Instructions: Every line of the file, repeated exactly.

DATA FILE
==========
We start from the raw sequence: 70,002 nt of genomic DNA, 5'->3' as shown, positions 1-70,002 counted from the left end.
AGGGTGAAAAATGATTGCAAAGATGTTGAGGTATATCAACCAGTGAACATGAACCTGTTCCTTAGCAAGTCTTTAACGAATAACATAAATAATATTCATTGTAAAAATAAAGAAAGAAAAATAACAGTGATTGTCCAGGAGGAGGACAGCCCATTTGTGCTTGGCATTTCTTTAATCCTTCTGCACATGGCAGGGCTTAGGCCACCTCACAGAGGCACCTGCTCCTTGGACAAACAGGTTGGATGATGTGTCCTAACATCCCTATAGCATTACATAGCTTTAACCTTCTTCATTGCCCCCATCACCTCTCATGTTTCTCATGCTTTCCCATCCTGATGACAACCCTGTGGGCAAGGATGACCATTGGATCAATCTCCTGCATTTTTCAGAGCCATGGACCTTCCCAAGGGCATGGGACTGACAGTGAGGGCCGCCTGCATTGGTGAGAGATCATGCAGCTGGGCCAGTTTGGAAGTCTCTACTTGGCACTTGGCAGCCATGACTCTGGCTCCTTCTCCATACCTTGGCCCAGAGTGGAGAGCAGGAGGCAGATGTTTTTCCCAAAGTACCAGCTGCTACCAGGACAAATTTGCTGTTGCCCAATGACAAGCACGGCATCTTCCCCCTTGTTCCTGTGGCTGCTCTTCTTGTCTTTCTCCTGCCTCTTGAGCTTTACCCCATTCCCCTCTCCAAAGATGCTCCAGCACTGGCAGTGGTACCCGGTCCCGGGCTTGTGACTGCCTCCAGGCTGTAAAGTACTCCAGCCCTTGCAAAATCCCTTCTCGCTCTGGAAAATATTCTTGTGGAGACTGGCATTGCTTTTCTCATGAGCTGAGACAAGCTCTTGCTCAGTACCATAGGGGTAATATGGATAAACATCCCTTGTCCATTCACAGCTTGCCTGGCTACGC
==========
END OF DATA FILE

We start from the raw sequence: 70,002 nt of genomic DNA, 5'->3' as shown, positions 1-70,002 counted from the left end.
AGGGTGAAAAATGATTGCAAAGATGTTGAGGTATATCAACCAGTGAACATGAACCTGTTCCTTAGCAAGTCTTTAACGAATAACATAAATAATATTCATTGTAAAAATAAAGAAAGAAAAATAACAGTGATTGTCCAGGAGGAGGACAGCCCATTTGTGCTTGGCATTTCTTTAATCCTTCTGCACATGGCAGGGCTTAGGCCACCTCACAGAGGCACCTGCTCCTTGGACAAACAGGTTGGATGATGTGTCCTAACATCCCTATAGCATTACATAGCTTTAACCTTCTTCATTGCCCCCATCACCTCTCATGTTTCTCATGCTTTCCCATCCTGATGACAACCCTGTGGGCAAGGATGACCATTGGATCAATCTCCTGCATTTTTCAGAGCCATGGACCTTCCCAAGGGCATGGGACTGACAGTGAGGGCCGCCTGCATTGGTGAGAGATCATGCAGCTGGGCCAGTTTGGAAGTCTCTACTTGGCACTTGGCAGCCATGACTCTGGCTCCTTCTCCATACCTTGGCCCAGAGTGGAGAGCAGGAGGCAGATGTTTTTCCCAAAGTACCAGCTGCTACCAGGACAAATTTGCTGTTGCCCAATGACAAGCACGGCATCTTCCCCCTTGTTCCTGTGGCTGCTCTTCTTGTCTTTCTCCTGCCTCTTGAGCTTTACCCCATTCCCCTCTCCAAAGATGCTCCAGCACTGGCAGTGGTACCCGGTCCCGGGCTTGTGACTGCCTCCAGGCTGTAAAGTACTCCAGCCCTTGCAAAATCCCTTCTCGCTCTGGAAAATATTCTTGTGGAGACTGGCATTGCTTTTCTCATGAGCTGAGACAAGCTCTTGCTCAGTACCATAGGGGTAATATGGATAAACATCCCTTGTCCATTCACAGCTTGCCTGGCTACGC